The special needs boy I work with has been asking for weeks to go to the new movie The Croods.
So last week I took him.
The movie centers on a “typical” Stone Age family trying to survive in a dangerous world. There’s a mother, a father, a daughter, a son, a baby, and even a cantankerous mother-in-law.
The patriarch of the family, Grug, is forever worrying about the safety of his family. He pounds into their heads mantras like “never not be afraid” and “new is bad” to avoid their getting too curious, and as a result, being killed.
At one point, when the daughter brings home a conch shell and blows it, her family gets spooked and beats the shell into a thousand pieces.
What’s funny is, this isn’t too far off from the state of mind of many people today.
Many haven’t evolved beyond being afraid of change, being afraid of things that they don’t understand, being afraid of things that are different. And it controls their lives.
They live in fear of change, in fear of the unseen, and you can see it in their manner: always uptight, probably not having much fun.
New is a threat to the limited way they see the world, and so they will do whatever it takes to avoid it — even if it means running to their caves whenever they perceive any sort of danger.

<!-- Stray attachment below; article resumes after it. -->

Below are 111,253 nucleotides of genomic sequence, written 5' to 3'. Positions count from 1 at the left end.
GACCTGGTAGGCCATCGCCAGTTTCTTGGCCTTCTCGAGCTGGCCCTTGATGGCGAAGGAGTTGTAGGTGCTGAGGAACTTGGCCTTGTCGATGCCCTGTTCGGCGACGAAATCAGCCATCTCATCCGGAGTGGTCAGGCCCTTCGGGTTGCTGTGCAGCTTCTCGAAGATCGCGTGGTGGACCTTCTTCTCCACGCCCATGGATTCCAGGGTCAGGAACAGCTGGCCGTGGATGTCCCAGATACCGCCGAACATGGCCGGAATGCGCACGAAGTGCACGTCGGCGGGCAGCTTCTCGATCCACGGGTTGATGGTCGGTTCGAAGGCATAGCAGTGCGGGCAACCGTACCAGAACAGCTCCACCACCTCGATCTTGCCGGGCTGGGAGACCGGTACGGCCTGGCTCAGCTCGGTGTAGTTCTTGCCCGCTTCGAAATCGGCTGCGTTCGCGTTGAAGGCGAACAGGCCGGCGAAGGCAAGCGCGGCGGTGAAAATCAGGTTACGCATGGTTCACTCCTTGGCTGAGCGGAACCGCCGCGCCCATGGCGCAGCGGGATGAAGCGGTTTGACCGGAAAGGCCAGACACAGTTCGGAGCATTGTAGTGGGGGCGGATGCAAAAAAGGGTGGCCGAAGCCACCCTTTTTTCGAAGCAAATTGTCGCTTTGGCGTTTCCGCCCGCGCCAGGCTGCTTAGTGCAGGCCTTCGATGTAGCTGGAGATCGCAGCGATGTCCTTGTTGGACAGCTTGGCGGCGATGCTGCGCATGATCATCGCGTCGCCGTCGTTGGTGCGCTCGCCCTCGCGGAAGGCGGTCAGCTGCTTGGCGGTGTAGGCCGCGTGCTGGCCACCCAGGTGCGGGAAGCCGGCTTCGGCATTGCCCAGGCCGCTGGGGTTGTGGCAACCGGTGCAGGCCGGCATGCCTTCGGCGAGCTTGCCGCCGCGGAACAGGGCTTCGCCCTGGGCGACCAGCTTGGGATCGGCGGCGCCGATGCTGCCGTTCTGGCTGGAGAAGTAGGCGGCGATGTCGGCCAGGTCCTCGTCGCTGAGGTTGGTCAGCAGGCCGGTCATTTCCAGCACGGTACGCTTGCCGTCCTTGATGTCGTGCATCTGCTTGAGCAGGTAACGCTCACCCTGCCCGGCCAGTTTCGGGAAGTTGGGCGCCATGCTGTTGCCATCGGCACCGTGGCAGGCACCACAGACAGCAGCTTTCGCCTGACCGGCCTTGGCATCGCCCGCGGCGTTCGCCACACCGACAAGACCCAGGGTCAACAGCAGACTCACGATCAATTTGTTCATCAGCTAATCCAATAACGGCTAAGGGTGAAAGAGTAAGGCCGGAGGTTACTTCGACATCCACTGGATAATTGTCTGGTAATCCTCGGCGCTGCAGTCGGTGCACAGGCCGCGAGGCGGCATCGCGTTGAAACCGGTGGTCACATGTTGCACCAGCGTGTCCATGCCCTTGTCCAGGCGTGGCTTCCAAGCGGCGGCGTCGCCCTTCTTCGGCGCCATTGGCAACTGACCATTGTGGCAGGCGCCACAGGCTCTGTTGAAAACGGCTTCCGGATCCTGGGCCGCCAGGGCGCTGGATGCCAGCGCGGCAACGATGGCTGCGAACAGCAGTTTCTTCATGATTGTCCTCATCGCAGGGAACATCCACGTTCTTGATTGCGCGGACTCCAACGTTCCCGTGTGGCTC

And that perpetual focus on what they are afraid of attracts, ironically, the very things they don’t want.
But if we only live with what we understand we would never experience anything new we would never be excited we’ve never be truly filled with joy and wonder at the universe.
Even the Crood family discovers this — that they have to open up to the world and be willing to take risks in order to truly experience the delight of being alive.
By the end of the movie, even Grug changes his tune. At the climax, as Grug is about to throw his daughter over a widening abyss to safety, his mantra shifts suddenly to “never be afraid.”
And if a literal caveman can evolve and allow himself to open up to all the wonders the world has to offer — I’m certain we all can too.